People In High-Powered Jobs May Be Harder To Treat For Depression

There could be a lot of explanations for this.
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Depression may be harder to treat in people with high-status jobs than it is in people whose positions are on lower levels of the corporate ladder, a new study suggests.

Researchers studied how 650 people in Belgium, Italy, Israel and Austria responded to treatments for depression. About half (56 percent) of the 336 patients with high-status jobs didn’t experience fewer depressive symptoms after undergoing two rounds of different antidepressants and psychotherapy. About 40 percent of people with mid- to low-level jobs showed a poor response to the treatment, according to research presented last month at the European College of Neuropsychopharmacology Congress in Vienna.

Previous research and clinical trials have found that about one-third of people with depression generally don’t respond to their first antidepressant treatment. Some see their symptoms improve after a second round with a different type of antidepressant, but a considerable number of patients remain treatment-resistant.

The finding that high-status occupations are linked with a poorer chance of recovery is somewhat surprising. Most studies have looked at the prevalence of depression in different social classes, consistently finding that depression is more common among people with lower socioeconomic status. The new study suggests that even if people in occupations with higher status and wages are less likely to develop depression, they may be harder to treat when they do.

“A number of variables may explain these findings,” co-author Siegfried Kasper, a psychiatrist at the Medical University of Vienna, said in a press statement. “There may be specific working environment demands and stressors; people may find it difficult to accept or cope with illness, or to continue with medication; or there may be other factors, related for example to cognitive, personality and behavioral differences.”

Carol Landau, a clinical professor of psychiatry and medicine at Brown University who wasn’t involved in the study, said she agrees that the stress of being a high executive could potentially explain the findings.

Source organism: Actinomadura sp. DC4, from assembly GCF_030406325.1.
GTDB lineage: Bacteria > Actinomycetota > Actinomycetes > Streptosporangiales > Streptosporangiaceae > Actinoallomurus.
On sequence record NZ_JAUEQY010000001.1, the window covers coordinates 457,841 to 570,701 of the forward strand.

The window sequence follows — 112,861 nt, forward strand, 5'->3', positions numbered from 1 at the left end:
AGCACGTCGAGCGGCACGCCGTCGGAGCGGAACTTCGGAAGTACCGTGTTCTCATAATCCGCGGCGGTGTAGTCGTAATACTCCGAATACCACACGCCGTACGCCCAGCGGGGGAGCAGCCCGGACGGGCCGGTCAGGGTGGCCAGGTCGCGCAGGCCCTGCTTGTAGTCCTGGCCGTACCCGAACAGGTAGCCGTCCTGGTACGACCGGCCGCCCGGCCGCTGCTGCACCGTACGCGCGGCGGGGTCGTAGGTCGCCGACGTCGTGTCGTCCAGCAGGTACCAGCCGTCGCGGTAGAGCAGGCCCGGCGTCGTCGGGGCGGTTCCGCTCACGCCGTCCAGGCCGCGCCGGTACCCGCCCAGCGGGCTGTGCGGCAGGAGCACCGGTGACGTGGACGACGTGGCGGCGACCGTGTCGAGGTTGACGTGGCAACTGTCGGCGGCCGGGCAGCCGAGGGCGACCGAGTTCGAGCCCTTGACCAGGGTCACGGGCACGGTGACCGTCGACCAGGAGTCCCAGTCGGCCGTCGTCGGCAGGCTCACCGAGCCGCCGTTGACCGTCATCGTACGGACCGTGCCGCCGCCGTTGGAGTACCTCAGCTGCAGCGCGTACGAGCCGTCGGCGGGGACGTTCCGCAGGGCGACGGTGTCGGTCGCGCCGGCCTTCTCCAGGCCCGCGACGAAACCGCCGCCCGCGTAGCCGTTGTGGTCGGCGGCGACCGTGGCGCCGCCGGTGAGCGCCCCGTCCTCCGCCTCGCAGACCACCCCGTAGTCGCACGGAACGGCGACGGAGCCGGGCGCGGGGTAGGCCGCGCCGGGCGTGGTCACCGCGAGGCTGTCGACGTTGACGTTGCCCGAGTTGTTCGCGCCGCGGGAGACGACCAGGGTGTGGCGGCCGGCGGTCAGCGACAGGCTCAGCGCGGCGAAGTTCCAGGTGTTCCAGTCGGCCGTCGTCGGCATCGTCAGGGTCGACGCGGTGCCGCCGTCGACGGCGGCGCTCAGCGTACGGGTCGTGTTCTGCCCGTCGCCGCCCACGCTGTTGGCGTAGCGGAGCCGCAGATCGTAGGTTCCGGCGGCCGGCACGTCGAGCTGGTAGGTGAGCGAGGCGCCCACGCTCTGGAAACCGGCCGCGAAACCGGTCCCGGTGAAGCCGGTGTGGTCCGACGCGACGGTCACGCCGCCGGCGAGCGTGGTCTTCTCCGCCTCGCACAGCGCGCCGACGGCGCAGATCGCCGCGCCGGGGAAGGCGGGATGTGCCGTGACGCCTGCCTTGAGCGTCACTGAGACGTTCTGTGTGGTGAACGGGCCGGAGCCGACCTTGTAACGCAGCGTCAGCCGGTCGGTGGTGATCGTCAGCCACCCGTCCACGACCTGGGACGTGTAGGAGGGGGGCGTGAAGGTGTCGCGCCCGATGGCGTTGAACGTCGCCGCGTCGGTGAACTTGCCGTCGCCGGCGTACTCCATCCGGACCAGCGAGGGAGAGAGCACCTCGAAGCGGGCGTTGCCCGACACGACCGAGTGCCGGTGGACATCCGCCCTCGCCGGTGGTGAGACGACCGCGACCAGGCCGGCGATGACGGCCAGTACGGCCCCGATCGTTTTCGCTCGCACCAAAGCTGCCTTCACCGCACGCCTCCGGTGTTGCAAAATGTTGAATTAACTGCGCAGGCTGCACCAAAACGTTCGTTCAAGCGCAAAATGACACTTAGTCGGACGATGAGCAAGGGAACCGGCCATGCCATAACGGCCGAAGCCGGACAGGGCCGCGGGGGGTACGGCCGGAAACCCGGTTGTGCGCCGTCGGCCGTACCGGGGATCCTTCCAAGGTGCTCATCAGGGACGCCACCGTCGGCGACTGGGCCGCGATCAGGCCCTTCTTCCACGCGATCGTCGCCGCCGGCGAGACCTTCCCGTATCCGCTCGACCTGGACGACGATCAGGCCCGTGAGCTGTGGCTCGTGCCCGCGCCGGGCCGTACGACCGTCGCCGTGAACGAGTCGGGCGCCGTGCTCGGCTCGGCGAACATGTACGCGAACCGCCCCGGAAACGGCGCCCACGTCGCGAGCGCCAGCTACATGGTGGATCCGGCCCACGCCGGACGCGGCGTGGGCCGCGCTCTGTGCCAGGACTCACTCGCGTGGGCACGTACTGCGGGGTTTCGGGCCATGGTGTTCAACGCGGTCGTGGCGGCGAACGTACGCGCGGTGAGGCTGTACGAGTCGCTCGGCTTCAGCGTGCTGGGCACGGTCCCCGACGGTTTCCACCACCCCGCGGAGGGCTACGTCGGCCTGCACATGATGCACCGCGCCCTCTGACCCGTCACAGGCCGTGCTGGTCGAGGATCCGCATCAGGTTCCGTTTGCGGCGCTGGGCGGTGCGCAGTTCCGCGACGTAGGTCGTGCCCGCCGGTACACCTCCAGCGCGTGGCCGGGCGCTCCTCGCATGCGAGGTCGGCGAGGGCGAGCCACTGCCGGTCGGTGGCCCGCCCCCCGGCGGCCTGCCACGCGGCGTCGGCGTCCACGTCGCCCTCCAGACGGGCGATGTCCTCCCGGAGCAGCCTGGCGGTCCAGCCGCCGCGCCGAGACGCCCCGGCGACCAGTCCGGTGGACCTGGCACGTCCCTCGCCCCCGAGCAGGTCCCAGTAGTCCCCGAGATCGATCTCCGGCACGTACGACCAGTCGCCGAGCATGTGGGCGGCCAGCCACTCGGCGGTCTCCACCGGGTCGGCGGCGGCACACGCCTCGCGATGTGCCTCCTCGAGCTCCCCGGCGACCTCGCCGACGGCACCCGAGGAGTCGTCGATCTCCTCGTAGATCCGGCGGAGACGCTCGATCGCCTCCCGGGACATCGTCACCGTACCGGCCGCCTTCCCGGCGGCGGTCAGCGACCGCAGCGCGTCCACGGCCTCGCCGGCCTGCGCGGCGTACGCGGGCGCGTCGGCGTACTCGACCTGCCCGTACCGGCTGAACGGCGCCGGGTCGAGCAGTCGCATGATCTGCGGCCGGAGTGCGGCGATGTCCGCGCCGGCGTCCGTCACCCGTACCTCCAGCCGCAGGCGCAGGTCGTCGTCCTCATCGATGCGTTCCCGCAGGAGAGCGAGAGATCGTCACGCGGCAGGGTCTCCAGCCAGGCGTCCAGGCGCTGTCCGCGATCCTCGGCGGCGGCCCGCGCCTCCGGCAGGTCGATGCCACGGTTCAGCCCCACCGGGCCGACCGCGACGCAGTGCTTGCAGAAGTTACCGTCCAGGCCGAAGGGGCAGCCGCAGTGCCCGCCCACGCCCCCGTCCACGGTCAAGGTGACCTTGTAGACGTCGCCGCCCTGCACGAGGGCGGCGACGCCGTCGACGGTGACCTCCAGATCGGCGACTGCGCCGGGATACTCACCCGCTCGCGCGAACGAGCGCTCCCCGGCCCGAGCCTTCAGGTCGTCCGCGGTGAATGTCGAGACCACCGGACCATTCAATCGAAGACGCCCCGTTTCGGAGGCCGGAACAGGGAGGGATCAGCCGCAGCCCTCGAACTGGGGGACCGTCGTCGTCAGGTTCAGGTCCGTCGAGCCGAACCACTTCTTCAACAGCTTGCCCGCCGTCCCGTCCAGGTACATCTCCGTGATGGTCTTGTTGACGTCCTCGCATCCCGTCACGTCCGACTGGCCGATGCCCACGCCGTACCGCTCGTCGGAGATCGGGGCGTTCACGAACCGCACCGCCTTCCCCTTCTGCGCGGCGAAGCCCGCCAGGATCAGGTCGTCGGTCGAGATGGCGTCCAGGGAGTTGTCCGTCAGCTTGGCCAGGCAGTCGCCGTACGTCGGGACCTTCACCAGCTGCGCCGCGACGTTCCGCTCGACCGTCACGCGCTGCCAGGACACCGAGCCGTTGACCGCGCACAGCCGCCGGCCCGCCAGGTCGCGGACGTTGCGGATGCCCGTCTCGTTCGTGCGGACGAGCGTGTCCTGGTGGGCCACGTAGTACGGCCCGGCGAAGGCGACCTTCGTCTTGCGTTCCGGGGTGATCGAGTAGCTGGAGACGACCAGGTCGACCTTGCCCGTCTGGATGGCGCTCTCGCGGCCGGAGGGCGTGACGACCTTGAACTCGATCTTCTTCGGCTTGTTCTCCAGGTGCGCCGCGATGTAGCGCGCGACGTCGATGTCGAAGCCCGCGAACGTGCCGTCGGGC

“When you have a high-status job, you are probably more exposed to a lot more stress and responsibility,” she told The Huffington Post. “Although it seems to me that if you are a woman taking care of her children alone that may involve even more stress.”

Sleep deprivation and personality traits may affect how people respond to treatment, Landau added.

“A lot of folks who are in high-status jobs are extremely perfectionistic,” she said. “Medication will help a lot of things ― your appetite, sleep, concentration, and rumination to a certain extent ― but it’s not going to affect being self-critical.”

A perfectionistic executive may base his or her self-worth on how well business goals are met, meaning professional failures could take a personal toll.

“They’d get into self-criticism. They don’t say that ‘maybe I didn’t make that data point on dividend, but I’m still a good person overall,’” Landau said. “They are so focused on the perfectionism that they sort of lose the forest for the trees, and so they might respond poorly to any sense of failure.”

Sleep is another factor that often gets overlooked in research but could influence how well people respond to treatment, Landau said. One recent study in the Journal of Clinical Psychiatry found that people who slept for two or more hours a night compared to their peers were twice as likely to respond to antidepressants.

“I’m willing to guess executives get less sleep than other people,” Landau said.

More research is needed to understand what factors truly drive the professional gap recovery. But for now, these findings suggest that clinicians may need to take into account the occupational level of their patients, the researchers said.


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